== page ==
Simulator computes fake witness pair just once

pk

Z = Com(M)

Random r

Signature σ on τ

sk

(τ, σ), wf

Secure two party computation:

Started but didn’t finish

New sessions start

sk

(τ, σ), wf

Secure two party computation


Are we done
Are we done? Player Model

  • This is gross oversimplification of our construction

  • In Barak: no such fake witnesses of polynomial size

  • Rather: fake witness is an accepting (encrypted) universal argument execution

    • Need to run 3-round UA and construct fake witness interactively


Our construction
Our Construction Player Model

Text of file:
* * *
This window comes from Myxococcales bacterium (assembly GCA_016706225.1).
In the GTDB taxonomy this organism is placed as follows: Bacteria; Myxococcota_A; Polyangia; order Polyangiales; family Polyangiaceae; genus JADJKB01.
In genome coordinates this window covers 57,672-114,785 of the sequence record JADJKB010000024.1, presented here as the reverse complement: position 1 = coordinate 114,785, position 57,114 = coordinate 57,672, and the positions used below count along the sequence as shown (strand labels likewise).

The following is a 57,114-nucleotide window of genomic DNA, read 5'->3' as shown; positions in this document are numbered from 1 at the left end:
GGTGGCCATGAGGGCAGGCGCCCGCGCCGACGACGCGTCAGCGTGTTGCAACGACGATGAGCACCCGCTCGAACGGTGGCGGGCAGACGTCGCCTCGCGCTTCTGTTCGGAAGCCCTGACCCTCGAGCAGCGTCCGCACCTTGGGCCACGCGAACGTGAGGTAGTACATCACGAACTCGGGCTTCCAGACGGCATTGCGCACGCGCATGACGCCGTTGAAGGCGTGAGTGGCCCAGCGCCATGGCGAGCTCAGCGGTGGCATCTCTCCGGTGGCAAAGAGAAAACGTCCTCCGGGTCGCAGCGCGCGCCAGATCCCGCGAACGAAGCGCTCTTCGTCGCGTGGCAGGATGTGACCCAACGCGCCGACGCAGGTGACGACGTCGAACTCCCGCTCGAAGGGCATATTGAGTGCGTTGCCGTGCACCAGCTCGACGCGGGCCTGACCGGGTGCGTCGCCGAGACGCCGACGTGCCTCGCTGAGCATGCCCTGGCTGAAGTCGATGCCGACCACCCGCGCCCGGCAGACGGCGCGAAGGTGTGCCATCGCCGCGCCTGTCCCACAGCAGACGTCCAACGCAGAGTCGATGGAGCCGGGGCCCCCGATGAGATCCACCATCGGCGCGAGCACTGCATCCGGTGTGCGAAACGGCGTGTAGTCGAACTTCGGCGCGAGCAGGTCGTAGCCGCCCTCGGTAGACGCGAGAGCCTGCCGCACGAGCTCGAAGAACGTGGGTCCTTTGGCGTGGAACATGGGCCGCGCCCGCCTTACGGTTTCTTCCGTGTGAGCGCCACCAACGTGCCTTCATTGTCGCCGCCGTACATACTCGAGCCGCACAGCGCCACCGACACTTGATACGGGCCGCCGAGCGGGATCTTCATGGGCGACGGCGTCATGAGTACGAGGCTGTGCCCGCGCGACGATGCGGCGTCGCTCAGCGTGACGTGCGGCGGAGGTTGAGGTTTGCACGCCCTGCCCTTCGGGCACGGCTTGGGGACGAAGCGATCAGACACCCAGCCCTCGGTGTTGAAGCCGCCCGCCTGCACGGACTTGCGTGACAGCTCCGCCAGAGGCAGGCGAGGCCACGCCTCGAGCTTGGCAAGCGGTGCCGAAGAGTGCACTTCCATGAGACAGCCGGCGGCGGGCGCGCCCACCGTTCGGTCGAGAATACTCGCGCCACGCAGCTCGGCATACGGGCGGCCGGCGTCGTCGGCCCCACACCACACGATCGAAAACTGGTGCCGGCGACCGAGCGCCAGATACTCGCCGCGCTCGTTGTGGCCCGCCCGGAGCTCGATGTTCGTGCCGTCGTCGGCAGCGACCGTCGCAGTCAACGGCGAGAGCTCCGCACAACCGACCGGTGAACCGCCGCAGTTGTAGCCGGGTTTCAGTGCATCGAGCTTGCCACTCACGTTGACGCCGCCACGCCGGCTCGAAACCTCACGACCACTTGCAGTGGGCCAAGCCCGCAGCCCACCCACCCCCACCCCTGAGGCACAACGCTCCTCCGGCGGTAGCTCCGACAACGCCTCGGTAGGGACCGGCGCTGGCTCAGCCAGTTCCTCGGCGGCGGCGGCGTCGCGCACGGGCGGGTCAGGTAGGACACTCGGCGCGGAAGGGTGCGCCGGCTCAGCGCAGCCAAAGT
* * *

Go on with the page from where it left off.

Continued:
pk

  • Adversarial scheduling: what if verifier leaves most sessions in middle of UA? Computation done, yet no fake witness!

z = Com(M)

P

V

r

Signature σ

heavy

computation

UA first message

UA challenge

get fake witness

UA final message

.

.


Completing the construction
Completing the construction Player Model

  • Use the same basic idea multiple times

  • Ask the verifier to sign the UA transcript as we go along

  • Even a partially executed (but signed) UA transcript useful

    • Can be completed in some other session to get a fake witness


Conclusions
Conclusions Player Model

  • Constant round concurrent ZK in the bounded player model

    • Subsumes the bounded concurrent ZK of Barak

    • Strongest level of concurrency in plain model in constant rounds (under standard assumptions)

  • Key technical contribution: new ways of performing NBB simulation

    • Reusing heavy computation


Thank you

Thank You! Player Model